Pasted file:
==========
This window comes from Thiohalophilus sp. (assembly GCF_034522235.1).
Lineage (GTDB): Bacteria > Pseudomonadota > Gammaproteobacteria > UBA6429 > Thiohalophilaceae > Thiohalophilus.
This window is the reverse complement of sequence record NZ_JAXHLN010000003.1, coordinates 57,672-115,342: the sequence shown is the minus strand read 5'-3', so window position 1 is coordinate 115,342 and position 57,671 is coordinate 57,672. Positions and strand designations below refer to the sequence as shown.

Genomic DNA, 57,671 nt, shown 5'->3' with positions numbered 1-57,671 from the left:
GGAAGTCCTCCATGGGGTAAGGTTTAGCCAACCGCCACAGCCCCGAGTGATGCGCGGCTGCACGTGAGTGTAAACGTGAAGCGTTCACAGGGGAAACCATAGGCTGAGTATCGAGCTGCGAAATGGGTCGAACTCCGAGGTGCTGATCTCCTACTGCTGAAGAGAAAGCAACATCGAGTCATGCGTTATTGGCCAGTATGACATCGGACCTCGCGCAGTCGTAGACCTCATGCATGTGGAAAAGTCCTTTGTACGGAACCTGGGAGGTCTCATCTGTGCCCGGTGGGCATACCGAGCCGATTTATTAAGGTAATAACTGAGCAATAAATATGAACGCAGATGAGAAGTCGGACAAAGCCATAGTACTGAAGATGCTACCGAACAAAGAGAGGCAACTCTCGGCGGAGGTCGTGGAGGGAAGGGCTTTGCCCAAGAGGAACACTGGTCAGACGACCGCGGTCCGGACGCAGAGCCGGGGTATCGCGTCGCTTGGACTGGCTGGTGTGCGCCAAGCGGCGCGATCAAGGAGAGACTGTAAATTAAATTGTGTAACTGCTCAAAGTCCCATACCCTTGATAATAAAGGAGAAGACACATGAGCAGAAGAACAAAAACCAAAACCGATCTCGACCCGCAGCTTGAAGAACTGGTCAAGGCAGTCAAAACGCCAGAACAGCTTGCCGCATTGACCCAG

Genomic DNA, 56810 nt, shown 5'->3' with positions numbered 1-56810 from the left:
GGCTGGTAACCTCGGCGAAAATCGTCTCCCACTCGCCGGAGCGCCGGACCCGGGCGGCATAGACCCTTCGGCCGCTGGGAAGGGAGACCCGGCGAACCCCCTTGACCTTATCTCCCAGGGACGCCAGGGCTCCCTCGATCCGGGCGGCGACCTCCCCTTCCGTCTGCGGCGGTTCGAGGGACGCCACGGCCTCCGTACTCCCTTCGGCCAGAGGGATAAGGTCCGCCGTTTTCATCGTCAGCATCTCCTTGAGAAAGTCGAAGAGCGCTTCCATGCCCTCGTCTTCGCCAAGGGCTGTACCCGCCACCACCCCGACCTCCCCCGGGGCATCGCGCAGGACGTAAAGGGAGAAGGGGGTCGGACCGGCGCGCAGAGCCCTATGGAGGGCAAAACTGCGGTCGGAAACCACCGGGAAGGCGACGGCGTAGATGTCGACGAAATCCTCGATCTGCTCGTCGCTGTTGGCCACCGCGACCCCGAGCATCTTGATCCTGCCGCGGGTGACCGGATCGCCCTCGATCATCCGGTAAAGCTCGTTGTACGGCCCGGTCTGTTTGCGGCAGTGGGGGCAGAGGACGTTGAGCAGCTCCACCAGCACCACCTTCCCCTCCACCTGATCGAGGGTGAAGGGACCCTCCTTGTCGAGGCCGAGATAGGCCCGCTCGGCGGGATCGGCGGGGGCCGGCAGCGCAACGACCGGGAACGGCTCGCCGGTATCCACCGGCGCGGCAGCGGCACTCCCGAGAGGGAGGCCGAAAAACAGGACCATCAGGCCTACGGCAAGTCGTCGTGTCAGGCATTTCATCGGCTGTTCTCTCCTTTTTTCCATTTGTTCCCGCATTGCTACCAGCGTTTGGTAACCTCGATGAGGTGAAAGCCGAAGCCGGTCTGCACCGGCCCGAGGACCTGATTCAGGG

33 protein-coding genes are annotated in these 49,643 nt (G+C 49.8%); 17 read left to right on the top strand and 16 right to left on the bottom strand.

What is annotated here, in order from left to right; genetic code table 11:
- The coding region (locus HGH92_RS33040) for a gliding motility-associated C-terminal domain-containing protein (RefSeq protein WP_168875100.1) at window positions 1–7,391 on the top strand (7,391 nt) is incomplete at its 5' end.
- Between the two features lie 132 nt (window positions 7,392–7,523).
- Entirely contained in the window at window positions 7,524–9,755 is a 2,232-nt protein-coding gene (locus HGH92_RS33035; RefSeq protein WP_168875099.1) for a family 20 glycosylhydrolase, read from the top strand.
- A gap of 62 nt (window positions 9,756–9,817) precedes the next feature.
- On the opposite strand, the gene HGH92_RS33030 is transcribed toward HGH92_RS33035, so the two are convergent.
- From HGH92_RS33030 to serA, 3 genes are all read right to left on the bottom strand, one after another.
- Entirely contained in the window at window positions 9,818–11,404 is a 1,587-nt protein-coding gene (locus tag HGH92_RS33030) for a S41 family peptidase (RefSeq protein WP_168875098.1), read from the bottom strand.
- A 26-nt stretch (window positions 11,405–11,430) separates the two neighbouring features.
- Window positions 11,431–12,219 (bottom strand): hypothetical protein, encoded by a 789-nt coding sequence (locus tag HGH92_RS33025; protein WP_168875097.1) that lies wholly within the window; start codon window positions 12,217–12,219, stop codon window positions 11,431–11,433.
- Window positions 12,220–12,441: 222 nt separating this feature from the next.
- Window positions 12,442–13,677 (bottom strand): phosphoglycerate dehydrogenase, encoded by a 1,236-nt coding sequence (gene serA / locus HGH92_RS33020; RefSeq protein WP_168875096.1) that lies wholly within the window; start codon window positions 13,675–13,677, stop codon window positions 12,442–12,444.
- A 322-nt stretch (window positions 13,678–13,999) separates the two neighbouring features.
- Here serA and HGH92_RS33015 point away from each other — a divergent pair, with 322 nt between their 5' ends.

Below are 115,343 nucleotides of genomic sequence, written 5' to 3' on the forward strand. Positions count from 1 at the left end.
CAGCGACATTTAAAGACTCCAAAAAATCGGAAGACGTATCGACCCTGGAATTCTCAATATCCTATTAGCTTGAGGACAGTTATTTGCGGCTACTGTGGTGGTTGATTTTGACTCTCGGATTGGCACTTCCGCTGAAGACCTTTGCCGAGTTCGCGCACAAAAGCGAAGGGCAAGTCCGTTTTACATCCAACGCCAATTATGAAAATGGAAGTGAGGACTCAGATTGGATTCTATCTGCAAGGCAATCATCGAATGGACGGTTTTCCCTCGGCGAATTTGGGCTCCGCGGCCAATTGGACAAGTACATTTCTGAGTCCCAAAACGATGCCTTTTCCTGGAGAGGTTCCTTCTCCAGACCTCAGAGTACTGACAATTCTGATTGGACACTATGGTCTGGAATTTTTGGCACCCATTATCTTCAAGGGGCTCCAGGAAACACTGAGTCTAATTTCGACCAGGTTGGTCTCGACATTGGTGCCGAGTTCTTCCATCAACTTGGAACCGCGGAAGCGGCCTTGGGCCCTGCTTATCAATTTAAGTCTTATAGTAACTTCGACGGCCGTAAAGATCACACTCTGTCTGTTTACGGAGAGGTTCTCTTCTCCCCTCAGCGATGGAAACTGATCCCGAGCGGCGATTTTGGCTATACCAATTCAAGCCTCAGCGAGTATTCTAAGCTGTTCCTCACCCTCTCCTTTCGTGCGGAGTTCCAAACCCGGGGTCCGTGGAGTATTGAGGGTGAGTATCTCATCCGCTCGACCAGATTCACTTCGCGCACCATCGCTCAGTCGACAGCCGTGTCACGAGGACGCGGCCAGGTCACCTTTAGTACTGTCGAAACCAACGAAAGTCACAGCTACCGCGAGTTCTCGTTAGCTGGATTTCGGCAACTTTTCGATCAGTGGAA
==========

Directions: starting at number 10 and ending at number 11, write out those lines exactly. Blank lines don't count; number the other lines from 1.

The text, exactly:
- The coding region (locus HGH92_RS33040) for a gliding motility-associated C-terminal domain-containing protein (RefSeq protein WP_168875100.1) at window positions 1–7,391 on the top strand (7,391 nt) is incomplete at its 5' end.
- Between the two features lie 132 nt (window positions 7,392–7,523).